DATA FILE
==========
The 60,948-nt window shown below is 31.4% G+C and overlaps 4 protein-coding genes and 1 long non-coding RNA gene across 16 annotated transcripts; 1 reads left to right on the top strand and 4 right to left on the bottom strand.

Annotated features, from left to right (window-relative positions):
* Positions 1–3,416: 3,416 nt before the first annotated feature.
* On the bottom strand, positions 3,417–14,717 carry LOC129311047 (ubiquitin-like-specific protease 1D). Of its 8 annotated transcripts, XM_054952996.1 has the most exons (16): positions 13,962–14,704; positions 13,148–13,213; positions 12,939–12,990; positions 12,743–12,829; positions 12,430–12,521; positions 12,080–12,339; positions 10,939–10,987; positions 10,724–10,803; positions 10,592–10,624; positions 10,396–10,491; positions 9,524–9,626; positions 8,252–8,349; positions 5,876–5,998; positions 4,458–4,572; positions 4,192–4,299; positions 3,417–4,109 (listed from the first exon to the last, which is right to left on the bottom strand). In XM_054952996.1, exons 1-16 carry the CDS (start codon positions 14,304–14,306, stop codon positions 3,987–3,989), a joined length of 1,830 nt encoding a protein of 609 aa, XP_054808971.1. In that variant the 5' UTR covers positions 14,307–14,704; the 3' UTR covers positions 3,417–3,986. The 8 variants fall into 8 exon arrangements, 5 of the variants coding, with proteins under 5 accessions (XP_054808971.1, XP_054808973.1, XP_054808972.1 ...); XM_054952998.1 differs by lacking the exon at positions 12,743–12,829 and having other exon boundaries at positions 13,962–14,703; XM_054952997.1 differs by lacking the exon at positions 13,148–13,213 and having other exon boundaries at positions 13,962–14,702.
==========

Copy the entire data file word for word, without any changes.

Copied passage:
The 60,948-nt window shown below is 31.4% G+C and overlaps 4 protein-coding genes and 1 long non-coding RNA gene across 16 annotated transcripts; 1 reads left to right on the top strand and 4 right to left on the bottom strand.

Annotated features, from left to right (window-relative positions):
* Positions 1–3,416: 3,416 nt before the first annotated feature.
* On the bottom strand, positions 3,417–14,717 carry LOC129311047 (ubiquitin-like-specific protease 1D). Of its 8 annotated transcripts, XM_054952996.1 has the most exons (16): positions 13,962–14,704; positions 13,148–13,213; positions 12,939–12,990; positions 12,743–12,829; positions 12,430–12,521; positions 12,080–12,339; positions 10,939–10,987; positions 10,724–10,803; positions 10,592–10,624; positions 10,396–10,491; positions 9,524–9,626; positions 8,252–8,349; positions 5,876–5,998; positions 4,458–4,572; positions 4,192–4,299; positions 3,417–4,109 (listed from the first exon to the last, which is right to left on the bottom strand). In XM_054952996.1, exons 1-16 carry the CDS (start codon positions 14,304–14,306, stop codon positions 3,987–3,989), a joined length of 1,830 nt encoding a protein of 609 aa, XP_054808971.1. In that variant the 5' UTR covers positions 14,307–14,704; the 3' UTR covers positions 3,417–3,986. The 8 variants fall into 8 exon arrangements, 5 of the variants coding, with proteins under 5 accessions (XP_054808971.1, XP_054808973.1, XP_054808972.1 ...); XM_054952998.1 differs by lacking the exon at positions 12,743–12,829 and having other exon boundaries at positions 13,962–14,703; XM_054952997.1 differs by lacking the exon at positions 13,148–13,213 and having other exon boundaries at positions 13,962–14,702.